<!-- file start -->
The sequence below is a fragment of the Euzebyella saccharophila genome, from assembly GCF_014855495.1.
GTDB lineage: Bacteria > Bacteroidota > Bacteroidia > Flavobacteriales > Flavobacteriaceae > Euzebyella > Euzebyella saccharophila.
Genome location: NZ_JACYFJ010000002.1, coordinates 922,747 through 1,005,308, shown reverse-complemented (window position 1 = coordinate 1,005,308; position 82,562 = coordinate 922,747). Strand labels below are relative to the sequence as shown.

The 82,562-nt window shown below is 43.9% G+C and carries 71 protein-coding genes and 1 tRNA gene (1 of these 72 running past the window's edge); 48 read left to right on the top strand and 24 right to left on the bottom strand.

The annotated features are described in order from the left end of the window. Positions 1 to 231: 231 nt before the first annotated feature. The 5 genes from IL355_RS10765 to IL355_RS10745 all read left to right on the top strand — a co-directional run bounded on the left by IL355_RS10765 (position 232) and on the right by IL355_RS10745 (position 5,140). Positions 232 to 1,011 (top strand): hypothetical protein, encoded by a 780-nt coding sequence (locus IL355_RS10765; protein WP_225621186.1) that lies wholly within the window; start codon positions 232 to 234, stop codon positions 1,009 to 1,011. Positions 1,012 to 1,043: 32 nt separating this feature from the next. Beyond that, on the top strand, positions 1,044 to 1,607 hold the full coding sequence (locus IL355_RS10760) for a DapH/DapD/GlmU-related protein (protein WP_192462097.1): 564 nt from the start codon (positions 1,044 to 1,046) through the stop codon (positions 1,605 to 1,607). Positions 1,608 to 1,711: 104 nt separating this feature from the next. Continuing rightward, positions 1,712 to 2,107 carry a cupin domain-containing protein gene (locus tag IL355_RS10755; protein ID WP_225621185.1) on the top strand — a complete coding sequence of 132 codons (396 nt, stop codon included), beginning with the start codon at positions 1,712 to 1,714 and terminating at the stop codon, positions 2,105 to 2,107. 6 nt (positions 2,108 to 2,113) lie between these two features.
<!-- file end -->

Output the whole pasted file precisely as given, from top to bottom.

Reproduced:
The sequence below is a fragment of the Euzebyella saccharophila genome, from assembly GCF_014855495.1.
GTDB lineage: Bacteria > Bacteroidota > Bacteroidia > Flavobacteriales > Flavobacteriaceae > Euzebyella > Euzebyella saccharophila.
Genome location: NZ_JACYFJ010000002.1, coordinates 922,747 through 1,005,308, shown reverse-complemented (window position 1 = coordinate 1,005,308; position 82,562 = coordinate 922,747). Strand labels below are relative to the sequence as shown.

The 82,562-nt window shown below is 43.9% G+C and carries 71 protein-coding genes and 1 tRNA gene (1 of these 72 running past the window's edge); 48 read left to right on the top strand and 24 right to left on the bottom strand.

The annotated features are described in order from the left end of the window. Positions 1 to 231: 231 nt before the first annotated feature. The 5 genes from IL355_RS10765 to IL355_RS10745 all read left to right on the top strand — a co-directional run bounded on the left by IL355_RS10765 (position 232) and on the right by IL355_RS10745 (position 5,140). Positions 232 to 1,011 (top strand): hypothetical protein, encoded by a 780-nt coding sequence (locus IL355_RS10765; protein WP_225621186.1) that lies wholly within the window; start codon positions 232 to 234, stop codon positions 1,009 to 1,011. Positions 1,012 to 1,043: 32 nt separating this feature from the next. Beyond that, on the top strand, positions 1,044 to 1,607 hold the full coding sequence (locus IL355_RS10760) for a DapH/DapD/GlmU-related protein (protein WP_192462097.1): 564 nt from the start codon (positions 1,044 to 1,046) through the stop codon (positions 1,605 to 1,607). Positions 1,608 to 1,711: 104 nt separating this feature from the next. Continuing rightward, positions 1,712 to 2,107 carry a cupin domain-containing protein gene (locus tag IL355_RS10755; protein ID WP_225621185.1) on the top strand — a complete coding sequence of 132 codons (396 nt, stop codon included), beginning with the start codon at positions 1,712 to 1,714 and terminating at the stop codon, positions 2,105 to 2,107. 6 nt (positions 2,108 to 2,113) lie between these two features.